Journey to a text
by John MacBeath Watkins
Book collectors are subject to strange passions and obsessions. One of mine happens to be the history of sailing craft. I thought I would tell how this obsession brought me to spend as much for a few pages as most people pay for an entire book. And we must consider, the median number of books read by adult Americans in a year is two. So I blew half the median American budget for a year on a few pages copied from a defunct magazine.
I suppose it all started with my ill-starred decision to learn the alphabet, but not being James Michner, I'll start with a more proximate cause.
I often waste my time with others of my ilk on the WoodenBoat forum. There I angered an Englishman who rejoices in the name Andrew Craig-Bennett by suggesting that Uffa Fox, the most renowned small-boat designer of all time, didn't invent the planing dinghy. Fox won the Prince of Wales Cup in Avenger, a 14-foot sailing dinghy, in 1928, introducing the planing dinghy to England. He had worked on aircraft designed to take off from the water, and used some of this knowledge in designing Avenger. The boat won 52 races in 57 starts. You have to be a complete geek about small-boat sailing to regard this as earth-shattering, so I do.
Now, I knew that the inland scows in America were planing in the late 19th century, the basic shape remaining roughly the same from the 1890s to the present day. Some of the classes still sailing were organized in 1901 and 1903. The difficulty is that the type is little known outside the US (although for a time in the late 1890s, they terrorized a lagoon in New Zealand until an earthquake destroyed the lagoon.) And finding lines for such a vessel to show to my interlocutors, who by this time included an English naval architect, a New Zealand small-boat designer of some repute, some Aussies and a number of Americans and Canadians, proved more difficult than expected.
I ran across the illustration at the left in a book called The Golden Age of Yachting, by L. Francis Herreshoff (it was the lines of a design by his father that had set me off in the first place.) It was the sail plan for a racing scow designed by Charles G. Davis, the design editor for Rudder magazine, a publication then quite new. The design ran in 1898 under the headline, "How to Build a $50 racer," serialized in three issues, and proved so popular that it radically boosted the circulation of the magazine. In 1899 Rudder published it as a hard cover book, so I thought, being in the book business myself, perhaps I could acquire a copy. Unfortunately, the cheapest copy available was $85, and being in the book business, I'm not rich.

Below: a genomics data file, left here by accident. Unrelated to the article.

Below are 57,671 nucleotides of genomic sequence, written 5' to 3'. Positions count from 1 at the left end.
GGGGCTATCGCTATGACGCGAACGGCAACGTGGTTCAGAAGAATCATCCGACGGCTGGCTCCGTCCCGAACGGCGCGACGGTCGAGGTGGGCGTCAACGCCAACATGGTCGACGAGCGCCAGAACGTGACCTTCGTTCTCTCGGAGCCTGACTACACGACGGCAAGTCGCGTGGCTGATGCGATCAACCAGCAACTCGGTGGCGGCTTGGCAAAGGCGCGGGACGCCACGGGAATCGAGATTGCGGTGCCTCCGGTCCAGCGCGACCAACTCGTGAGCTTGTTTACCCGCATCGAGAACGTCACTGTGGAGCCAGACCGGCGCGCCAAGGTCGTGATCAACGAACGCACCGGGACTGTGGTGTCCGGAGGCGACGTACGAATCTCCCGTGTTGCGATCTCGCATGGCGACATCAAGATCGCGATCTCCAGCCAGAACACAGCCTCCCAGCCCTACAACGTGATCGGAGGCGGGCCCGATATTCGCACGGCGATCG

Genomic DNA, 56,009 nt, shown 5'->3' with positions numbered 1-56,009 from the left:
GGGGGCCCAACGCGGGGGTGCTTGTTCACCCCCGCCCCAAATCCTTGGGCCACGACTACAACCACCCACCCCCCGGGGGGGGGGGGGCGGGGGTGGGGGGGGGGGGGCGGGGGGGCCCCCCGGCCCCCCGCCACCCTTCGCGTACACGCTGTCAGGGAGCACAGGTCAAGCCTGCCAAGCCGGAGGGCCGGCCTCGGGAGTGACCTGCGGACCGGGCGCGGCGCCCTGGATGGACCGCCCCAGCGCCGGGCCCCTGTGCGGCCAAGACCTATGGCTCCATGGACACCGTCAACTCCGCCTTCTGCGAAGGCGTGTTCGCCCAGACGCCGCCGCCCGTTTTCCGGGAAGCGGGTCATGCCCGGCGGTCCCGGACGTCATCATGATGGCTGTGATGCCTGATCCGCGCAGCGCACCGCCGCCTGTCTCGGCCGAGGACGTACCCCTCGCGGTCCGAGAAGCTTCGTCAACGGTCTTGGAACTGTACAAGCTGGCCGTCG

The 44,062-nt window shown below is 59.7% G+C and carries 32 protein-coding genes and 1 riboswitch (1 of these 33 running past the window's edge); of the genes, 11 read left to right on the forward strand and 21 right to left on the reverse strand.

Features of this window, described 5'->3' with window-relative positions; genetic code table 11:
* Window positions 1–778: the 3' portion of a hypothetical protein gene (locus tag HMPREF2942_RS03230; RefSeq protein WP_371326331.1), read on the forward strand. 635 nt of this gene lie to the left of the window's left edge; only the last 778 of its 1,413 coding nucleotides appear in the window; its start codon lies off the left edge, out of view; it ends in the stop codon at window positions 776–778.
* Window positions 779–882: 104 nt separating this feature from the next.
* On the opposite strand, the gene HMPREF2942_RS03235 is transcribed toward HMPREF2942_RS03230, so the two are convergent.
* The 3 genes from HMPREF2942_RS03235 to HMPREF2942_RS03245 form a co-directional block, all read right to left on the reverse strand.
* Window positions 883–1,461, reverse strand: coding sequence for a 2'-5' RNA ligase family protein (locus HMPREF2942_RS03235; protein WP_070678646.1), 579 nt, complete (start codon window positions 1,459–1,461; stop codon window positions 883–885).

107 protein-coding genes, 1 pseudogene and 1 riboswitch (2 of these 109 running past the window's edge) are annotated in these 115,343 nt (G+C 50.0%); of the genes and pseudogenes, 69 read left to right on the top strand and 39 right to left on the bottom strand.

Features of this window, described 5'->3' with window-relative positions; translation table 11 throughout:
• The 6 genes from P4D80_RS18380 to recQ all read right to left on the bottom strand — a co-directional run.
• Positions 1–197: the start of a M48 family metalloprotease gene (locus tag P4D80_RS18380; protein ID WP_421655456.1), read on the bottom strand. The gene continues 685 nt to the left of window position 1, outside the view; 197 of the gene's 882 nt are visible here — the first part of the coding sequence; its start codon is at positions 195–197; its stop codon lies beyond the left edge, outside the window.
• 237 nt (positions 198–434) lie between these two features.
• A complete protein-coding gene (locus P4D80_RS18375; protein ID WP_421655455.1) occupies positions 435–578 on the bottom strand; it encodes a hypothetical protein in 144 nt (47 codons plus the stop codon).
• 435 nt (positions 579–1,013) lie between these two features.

By this time, I'd found better examples, and Andrew had found a quote from Uffa Fox that showed he didn't think he'd invented the planing dinghy, though he had greatly improved it. But according to Herreshoff, the young men of his generation found their imaginations inflamed by the plans for the 'racer for $50,' and many were built. Rudder later promoted a design called the Snipe by a later editor, William Crosby, which became one of the most popular classes in the world.
Was Lark, as Davis had named his design for the $50 racer, the Ur-dinghy, the missed chance to start an even earlier class? Here bibliophile's obsession kicks in. This is information that cannot be found on the Web, part of the knowledge that a generation is missing because they can't find the text through a search engine.
I learned that Mystic Seaport, that Mecca for the soggy fellowship of traditional boat enthusiasts, had copies of the fragile old magazines that the how-to-build article had run in back in 1898. For the price of a moderately scholarly trade paperback, I got six 11x17 photocopied pages of plans and text. They showed a boat nearly the same size as a Snipe that would have been faster and lighter, a boat that would have achieved higher speeds especially on a reach, where the Snipe's weight and hull form make it difficult to get the boat on the step. Davis described overtaking the waves while sailing, a pretty good indicator of planing behavior, though in 1898 -- and here was the other problem with our forum conversation -- the language we now use to describe planing didn't exist.
Perhaps someday, someone will build another "$50 racer" (though I suspect it would cost a couple grand, now.) In the meantime, I get a warm glow when I look at those lines, and the simple construction drawings.
Money well spent.